A Few Simple Words
By Sepehr Hajiheshmat
Pasadena, CA


 

ďA single moment of understanding can flood a whole life with meaningĒ, thatís what my father once said to me. At first I did not quite comprehend what he meant by those words so I thought and thought. Days flew by and yet I still had no clue. I asked friends, parents, teachers and yet no answer. After a week, my dad walked up to me and asked me, ďFigure it out yet champ?Ē To my disappointment, I had no answer and only shook my head. He took me outside and began explaining to me the importance of life and why I should value it so much. ďI know things may not exactly make sense to you right now but in time, you will grow up to be a fine young man some day and you will realize the answer. This world we live in is not always the best or the worst but you take the good with the bad. Weíre all human and we are bound to make mistakes from time to time and no one can stop this. Itís this flaw that makes us so unique and sets us apart as individuals because of how we all handle our own situations and think for ourselves. Itís alright for you to fall down but it is absolutely not alright to fall in the same hole twice. The only mistake a man can make in his life that is unacceptable is one that he has already made. But one day, you will find your way towards wisdom and understand what these few words meanĒ

So I grew, as fast as I possibly could just because of one conversation I had had with my dad when I was eight years old. The curiosity drove me nearly mad so I began to study and learn about the world around me and its history. When my class reached WWII, my teacher was not as anxious to teach it as she was on other timelines. I learned about Hitler and his cruel acts toward the Jews. I learned of the concentration camps and the disgusting methods used to kill nearly six million people. I saw the pictures, the movies, the tattoos, the people, and the madness and felt dumbfounded. How could one person bring about such pain towards a race of people? And thatís when I began looking into the subject more by watching videos and reading books from Elie Wiesel such as Night and thatís when I began ďunderstanding.Ē

So many people massacred in so little time without mercy. The Jews stripped of their rights as humans and worked exhaustion itself to a point where death gladly opened its arms in an instant. The Jews were all ordinary people, no different than a single person in the world and yet they became the victims of a disastrous holocaust. It is because of these few reasons that we must never forget what happened in 1943. It is because of these few years in that past that took the lives of so many innocents without fail. It is because of these few reasons that the remembrance of the holocaust becomes such an important task. If the new generation and the many more to come do not learn of this mistake made by man kind in the past, we will be bound to repeat something just as horrific and by the time we realize our faults, history will have repeated itself. My father tried to show me that exact same thing and unfortunately, it is only now that I begin to empathize what my dad tried to tell me when I was younger. He wanted me to understand that I must take what I have learned from past failures and use that to create new success.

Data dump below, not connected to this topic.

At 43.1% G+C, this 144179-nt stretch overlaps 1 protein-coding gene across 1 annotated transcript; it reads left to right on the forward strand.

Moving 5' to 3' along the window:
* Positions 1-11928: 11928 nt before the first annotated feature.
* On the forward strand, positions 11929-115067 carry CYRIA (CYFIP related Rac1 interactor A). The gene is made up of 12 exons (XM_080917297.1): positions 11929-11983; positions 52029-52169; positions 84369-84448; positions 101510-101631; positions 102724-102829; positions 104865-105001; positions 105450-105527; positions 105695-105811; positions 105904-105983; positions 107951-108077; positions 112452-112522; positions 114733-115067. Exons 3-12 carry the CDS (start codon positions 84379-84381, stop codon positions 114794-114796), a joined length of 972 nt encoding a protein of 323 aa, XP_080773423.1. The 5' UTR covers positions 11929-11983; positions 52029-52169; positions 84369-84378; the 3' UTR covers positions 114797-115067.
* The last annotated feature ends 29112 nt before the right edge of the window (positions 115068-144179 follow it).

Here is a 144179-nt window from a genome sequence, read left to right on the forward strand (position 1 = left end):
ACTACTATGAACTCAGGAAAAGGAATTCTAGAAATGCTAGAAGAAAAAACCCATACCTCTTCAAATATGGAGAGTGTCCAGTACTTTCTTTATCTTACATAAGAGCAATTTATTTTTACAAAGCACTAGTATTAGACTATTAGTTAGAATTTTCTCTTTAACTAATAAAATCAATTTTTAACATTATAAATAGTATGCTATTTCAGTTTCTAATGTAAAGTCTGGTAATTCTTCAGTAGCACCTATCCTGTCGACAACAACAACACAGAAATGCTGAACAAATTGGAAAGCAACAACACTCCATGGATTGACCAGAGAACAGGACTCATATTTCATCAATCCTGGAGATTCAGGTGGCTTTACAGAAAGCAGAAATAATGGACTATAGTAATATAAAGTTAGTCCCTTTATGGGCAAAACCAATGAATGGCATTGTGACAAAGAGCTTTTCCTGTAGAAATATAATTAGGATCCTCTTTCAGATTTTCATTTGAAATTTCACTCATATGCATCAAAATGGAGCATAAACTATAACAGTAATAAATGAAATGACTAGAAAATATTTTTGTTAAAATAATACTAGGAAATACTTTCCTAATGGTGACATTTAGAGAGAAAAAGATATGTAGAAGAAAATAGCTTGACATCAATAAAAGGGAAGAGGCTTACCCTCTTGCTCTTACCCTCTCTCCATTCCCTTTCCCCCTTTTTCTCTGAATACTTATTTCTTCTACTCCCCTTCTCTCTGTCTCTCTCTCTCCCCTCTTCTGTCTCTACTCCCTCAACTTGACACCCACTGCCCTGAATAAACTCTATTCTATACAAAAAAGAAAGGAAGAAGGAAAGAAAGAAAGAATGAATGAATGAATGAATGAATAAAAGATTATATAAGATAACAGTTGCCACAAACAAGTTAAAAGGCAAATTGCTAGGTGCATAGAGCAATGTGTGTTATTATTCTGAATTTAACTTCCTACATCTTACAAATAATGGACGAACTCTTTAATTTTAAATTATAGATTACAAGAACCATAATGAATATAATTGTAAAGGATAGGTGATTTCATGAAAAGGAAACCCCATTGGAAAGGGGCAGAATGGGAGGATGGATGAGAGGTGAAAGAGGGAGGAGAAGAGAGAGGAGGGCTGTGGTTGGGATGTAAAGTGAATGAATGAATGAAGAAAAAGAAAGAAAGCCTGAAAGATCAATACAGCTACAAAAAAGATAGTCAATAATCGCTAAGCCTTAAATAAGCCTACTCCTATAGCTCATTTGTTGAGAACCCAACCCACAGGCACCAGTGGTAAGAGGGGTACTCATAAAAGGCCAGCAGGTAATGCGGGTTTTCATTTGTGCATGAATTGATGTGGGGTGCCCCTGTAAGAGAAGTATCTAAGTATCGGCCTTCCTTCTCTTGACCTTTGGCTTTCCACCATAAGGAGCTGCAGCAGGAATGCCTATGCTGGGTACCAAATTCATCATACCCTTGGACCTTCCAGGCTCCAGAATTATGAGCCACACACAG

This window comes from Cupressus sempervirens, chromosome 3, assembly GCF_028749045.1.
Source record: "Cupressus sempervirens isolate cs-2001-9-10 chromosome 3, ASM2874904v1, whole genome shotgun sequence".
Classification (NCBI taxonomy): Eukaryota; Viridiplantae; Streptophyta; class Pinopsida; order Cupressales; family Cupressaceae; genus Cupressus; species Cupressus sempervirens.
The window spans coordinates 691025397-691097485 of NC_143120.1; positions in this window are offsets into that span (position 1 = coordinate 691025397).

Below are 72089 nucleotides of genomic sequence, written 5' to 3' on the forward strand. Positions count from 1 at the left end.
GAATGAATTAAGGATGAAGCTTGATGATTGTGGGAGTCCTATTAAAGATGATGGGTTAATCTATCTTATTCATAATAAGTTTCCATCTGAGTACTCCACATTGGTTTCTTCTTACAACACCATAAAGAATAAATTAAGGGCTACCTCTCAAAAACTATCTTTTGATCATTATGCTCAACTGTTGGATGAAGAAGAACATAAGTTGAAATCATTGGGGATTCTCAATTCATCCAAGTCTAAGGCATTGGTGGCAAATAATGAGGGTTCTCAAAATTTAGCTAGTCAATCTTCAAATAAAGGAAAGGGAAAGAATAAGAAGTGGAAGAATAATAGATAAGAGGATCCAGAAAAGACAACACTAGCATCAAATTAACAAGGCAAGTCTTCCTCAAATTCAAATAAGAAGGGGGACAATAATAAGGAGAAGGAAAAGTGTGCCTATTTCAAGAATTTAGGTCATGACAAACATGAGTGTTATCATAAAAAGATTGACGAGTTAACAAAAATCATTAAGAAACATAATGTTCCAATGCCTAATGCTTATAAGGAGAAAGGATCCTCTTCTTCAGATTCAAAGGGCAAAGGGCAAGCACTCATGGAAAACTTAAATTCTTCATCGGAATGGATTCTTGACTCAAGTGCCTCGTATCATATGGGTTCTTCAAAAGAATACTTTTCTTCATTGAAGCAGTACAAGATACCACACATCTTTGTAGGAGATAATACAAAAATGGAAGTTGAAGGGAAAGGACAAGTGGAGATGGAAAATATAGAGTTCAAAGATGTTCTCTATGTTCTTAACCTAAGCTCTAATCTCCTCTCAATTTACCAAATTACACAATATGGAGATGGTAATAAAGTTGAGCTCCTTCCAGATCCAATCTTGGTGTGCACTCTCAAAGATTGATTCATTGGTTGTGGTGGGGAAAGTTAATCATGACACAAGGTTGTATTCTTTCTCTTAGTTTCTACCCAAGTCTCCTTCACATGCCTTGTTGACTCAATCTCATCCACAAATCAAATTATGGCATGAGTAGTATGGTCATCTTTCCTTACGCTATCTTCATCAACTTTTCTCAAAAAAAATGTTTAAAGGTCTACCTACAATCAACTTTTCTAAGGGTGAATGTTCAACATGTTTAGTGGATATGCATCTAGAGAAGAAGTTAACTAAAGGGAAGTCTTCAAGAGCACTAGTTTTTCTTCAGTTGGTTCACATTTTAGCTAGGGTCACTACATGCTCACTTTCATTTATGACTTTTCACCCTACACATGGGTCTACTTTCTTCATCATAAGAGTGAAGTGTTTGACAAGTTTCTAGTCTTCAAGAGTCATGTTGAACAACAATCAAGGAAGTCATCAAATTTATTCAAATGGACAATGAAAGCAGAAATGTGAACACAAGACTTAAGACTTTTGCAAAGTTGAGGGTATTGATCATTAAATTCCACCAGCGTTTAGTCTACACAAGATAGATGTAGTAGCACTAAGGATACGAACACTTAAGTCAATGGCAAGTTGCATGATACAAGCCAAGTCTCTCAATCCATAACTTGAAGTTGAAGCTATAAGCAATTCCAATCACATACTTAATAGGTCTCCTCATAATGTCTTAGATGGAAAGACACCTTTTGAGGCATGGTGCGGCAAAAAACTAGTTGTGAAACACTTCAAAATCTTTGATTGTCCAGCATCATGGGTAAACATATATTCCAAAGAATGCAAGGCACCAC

To be honest, we people cannot suddenly become perfect over night and stop all the hate and prejudices all at once. We canít gather up all the racists and sexists and tell them to change because they have to, although we would like to. There are many things we canít accomplish right now, but time always has its rewards. Something as simple as a rally in the street to bring people together or a club formed at a high school for people to become friends and get to know each other and accept each other for who they are. Little things like grabbing a basket filled with warm welcome gifts to greet your new neighbors next door. If we can achieve peace within our lives and accept people for who they are, we can stop violence and hate all together.

Today, I am a fifteen year old high school student trying to begin his life and learn the many things world has to offer. I canít change the entire world by myself but it doesnít mean I canít contribute towards a better tomorrow. I donít have to learn from the holocaust and take with me the many things I have read about but I will. I will, not of a forced will, but of a will to become a better person and have pride in being an individual. Each and every person on this planet can change but only if they want to. I canít guarantee the earth will ever become a perfect Utopia without violence or hate, but I can guarantee that working together and learning from our past mistakes can bring peace. It is only now that I see that everything is in that moment when we take our lives by the reigns and command it towards the future and prevail as human beings. Towards a path that makes us wise and understanding of each other with the power to abide foolishness and welcome tranquility. It is in that single moment when we understand each otherís hardships and problems which brings us together in aid of one another. It is in that single moment that our lives are flooded with meaning and purpose to keep living and learning to understand that life is a beautiful thing bestowed upon us and should never be taken for granted.

 

Works Cited :


The Holocaust . Oct. 30 Apr. 2008 <http://tsc.k12.in.us/stucurr/webquests/holocaust/peters.htm>.


Stern, Kenneth. Teaching the Holocaust is important, but it wonít stop anti-Semitism. Oct. 30 Apr. 2008 <http://www.jstandard.com/articles/2175/1/Teaching-the-Holocaust-is-important,-but-it-won%92t-stop-anti-Semitism>.


Helmstetler, Ryan. A look at the holocaust. Oct. 2001. 30 Apr. 2008 <http://techcenter.davidson.k12.nc.us/spring3/people.htm>.

 

 


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